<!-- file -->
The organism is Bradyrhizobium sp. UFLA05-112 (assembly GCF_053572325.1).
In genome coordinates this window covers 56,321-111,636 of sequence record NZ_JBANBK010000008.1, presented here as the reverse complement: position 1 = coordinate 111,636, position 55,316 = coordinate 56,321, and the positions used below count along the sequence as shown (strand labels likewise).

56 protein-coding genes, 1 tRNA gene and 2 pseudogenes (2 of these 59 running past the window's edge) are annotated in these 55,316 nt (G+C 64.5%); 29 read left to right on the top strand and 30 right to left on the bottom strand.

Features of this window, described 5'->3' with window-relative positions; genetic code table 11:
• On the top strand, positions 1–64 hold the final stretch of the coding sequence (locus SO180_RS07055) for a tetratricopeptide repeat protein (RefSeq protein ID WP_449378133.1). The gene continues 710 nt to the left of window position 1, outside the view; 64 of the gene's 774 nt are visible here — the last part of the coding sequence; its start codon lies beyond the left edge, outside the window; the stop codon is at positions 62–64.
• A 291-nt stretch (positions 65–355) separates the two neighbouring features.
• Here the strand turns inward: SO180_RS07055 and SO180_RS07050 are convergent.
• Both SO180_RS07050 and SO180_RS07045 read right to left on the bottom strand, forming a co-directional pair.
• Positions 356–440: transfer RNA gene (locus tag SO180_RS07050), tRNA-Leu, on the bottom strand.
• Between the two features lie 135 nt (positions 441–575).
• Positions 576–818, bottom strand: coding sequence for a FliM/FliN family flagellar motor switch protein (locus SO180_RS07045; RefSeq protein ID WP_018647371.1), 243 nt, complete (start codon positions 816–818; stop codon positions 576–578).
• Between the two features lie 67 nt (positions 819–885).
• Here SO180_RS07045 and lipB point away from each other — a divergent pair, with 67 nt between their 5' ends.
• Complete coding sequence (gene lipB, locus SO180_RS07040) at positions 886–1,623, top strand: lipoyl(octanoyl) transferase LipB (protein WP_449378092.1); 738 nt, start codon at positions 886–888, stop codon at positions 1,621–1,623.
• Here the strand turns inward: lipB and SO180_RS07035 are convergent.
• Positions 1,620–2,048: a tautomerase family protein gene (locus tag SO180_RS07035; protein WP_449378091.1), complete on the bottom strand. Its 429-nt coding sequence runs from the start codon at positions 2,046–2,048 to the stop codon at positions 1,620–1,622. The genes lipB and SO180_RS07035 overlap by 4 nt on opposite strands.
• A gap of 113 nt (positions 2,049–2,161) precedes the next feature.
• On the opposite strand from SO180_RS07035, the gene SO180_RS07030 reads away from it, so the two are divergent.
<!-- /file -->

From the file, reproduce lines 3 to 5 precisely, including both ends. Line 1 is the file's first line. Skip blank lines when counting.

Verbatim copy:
56 protein-coding genes, 1 tRNA gene and 2 pseudogenes (2 of these 59 running past the window's edge) are annotated in these 55,316 nt (G+C 64.5%); 29 read left to right on the top strand and 30 right to left on the bottom strand.

Features of this window, described 5'->3' with window-relative positions; genetic code table 11:
• On the top strand, positions 1–64 hold the final stretch of the coding sequence (locus SO180_RS07055) for a tetratricopeptide repeat protein (RefSeq protein ID WP_449378133.1). The gene continues 710 nt to the left of window position 1, outside the view; 64 of the gene's 774 nt are visible here — the last part of the coding sequence; its start codon lies beyond the left edge, outside the window; the stop codon is at positions 62–64.